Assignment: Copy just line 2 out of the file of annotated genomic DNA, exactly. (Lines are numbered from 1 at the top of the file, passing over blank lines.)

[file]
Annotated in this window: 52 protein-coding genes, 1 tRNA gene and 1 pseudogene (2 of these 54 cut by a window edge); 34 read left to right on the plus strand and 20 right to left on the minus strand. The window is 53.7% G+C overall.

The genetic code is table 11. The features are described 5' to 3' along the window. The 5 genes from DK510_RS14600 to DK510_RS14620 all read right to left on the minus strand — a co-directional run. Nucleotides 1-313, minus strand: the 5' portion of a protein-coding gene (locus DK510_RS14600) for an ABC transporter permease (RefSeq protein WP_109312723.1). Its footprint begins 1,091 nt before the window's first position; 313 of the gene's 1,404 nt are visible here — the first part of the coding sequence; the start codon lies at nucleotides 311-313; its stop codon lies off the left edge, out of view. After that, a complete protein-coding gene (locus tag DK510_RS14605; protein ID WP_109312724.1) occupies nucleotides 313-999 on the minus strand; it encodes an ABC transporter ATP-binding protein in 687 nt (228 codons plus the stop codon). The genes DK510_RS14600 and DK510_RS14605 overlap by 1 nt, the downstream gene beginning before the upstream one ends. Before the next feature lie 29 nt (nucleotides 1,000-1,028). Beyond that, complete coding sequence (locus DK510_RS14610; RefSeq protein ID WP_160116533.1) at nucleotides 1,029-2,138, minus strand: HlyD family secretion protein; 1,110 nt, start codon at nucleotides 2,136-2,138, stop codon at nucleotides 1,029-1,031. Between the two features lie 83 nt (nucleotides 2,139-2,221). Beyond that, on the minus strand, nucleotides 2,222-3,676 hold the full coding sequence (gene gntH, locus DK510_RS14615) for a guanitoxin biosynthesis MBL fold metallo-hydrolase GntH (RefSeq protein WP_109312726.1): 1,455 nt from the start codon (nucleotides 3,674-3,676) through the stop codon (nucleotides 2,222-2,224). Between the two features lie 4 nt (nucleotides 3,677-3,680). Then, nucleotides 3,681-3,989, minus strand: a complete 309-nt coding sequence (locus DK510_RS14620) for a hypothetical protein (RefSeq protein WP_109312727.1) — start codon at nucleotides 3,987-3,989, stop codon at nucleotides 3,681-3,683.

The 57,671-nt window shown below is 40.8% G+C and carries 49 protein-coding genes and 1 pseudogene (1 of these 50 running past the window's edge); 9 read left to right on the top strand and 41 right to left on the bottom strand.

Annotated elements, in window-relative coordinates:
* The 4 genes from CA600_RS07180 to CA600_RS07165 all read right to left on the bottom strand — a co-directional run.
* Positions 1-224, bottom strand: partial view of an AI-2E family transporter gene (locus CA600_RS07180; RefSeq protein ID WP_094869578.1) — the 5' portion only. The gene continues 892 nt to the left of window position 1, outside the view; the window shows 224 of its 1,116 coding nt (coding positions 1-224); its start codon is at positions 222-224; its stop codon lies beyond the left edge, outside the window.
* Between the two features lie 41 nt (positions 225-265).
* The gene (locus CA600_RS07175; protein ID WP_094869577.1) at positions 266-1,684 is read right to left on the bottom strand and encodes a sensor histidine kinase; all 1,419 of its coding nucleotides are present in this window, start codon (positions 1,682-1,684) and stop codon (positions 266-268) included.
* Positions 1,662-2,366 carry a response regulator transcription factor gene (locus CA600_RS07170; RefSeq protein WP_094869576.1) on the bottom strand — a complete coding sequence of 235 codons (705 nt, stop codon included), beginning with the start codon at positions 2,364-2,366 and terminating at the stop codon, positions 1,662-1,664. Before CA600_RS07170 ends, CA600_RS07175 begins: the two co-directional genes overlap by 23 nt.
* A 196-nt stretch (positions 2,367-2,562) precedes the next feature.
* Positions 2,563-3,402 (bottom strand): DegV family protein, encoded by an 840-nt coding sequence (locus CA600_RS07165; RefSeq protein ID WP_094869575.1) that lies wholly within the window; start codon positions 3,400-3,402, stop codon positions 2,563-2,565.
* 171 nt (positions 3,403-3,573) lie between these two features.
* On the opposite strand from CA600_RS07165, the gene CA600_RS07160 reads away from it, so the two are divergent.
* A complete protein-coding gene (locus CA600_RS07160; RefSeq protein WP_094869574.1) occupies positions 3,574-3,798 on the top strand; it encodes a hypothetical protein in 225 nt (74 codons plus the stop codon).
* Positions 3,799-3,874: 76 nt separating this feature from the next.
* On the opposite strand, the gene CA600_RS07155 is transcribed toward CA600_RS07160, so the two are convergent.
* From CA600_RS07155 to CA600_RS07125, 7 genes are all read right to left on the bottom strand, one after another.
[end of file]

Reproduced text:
The genetic code is table 11. The features are described 5' to 3' along the window. The 5 genes from DK510_RS14600 to DK510_RS14620 all read right to left on the minus strand — a co-directional run. Nucleotides 1-313, minus strand: the 5' portion of a protein-coding gene (locus DK510_RS14600) for an ABC transporter permease (RefSeq protein WP_109312723.1). Its footprint begins 1,091 nt before the window's first position; 313 of the gene's 1,404 nt are visible here — the first part of the coding sequence; the start codon lies at nucleotides 311-313; its stop codon lies off the left edge, out of view. After that, a complete protein-coding gene (locus tag DK510_RS14605; protein ID WP_109312724.1) occupies nucleotides 313-999 on the minus strand; it encodes an ABC transporter ATP-binding protein in 687 nt (228 codons plus the stop codon). The genes DK510_RS14600 and DK510_RS14605 overlap by 1 nt, the downstream gene beginning before the upstream one ends. Before the next feature lie 29 nt (nucleotides 1,000-1,028). Beyond that, complete coding sequence (locus DK510_RS14610; RefSeq protein ID WP_160116533.1) at nucleotides 1,029-2,138, minus strand: HlyD family secretion protein; 1,110 nt, start codon at nucleotides 2,136-2,138, stop codon at nucleotides 1,029-1,031. Between the two features lie 83 nt (nucleotides 2,139-2,221). Beyond that, on the minus strand, nucleotides 2,222-3,676 hold the full coding sequence (gene gntH, locus DK510_RS14615) for a guanitoxin biosynthesis MBL fold metallo-hydrolase GntH (RefSeq protein WP_109312726.1): 1,455 nt from the start codon (nucleotides 3,674-3,676) through the stop codon (nucleotides 2,222-2,224). Between the two features lie 4 nt (nucleotides 3,677-3,680). Then, nucleotides 3,681-3,989, minus strand: a complete 309-nt coding sequence (locus DK510_RS14620) for a hypothetical protein (RefSeq protein WP_109312727.1) — start codon at nucleotides 3,987-3,989, stop codon at nucleotides 3,681-3,683.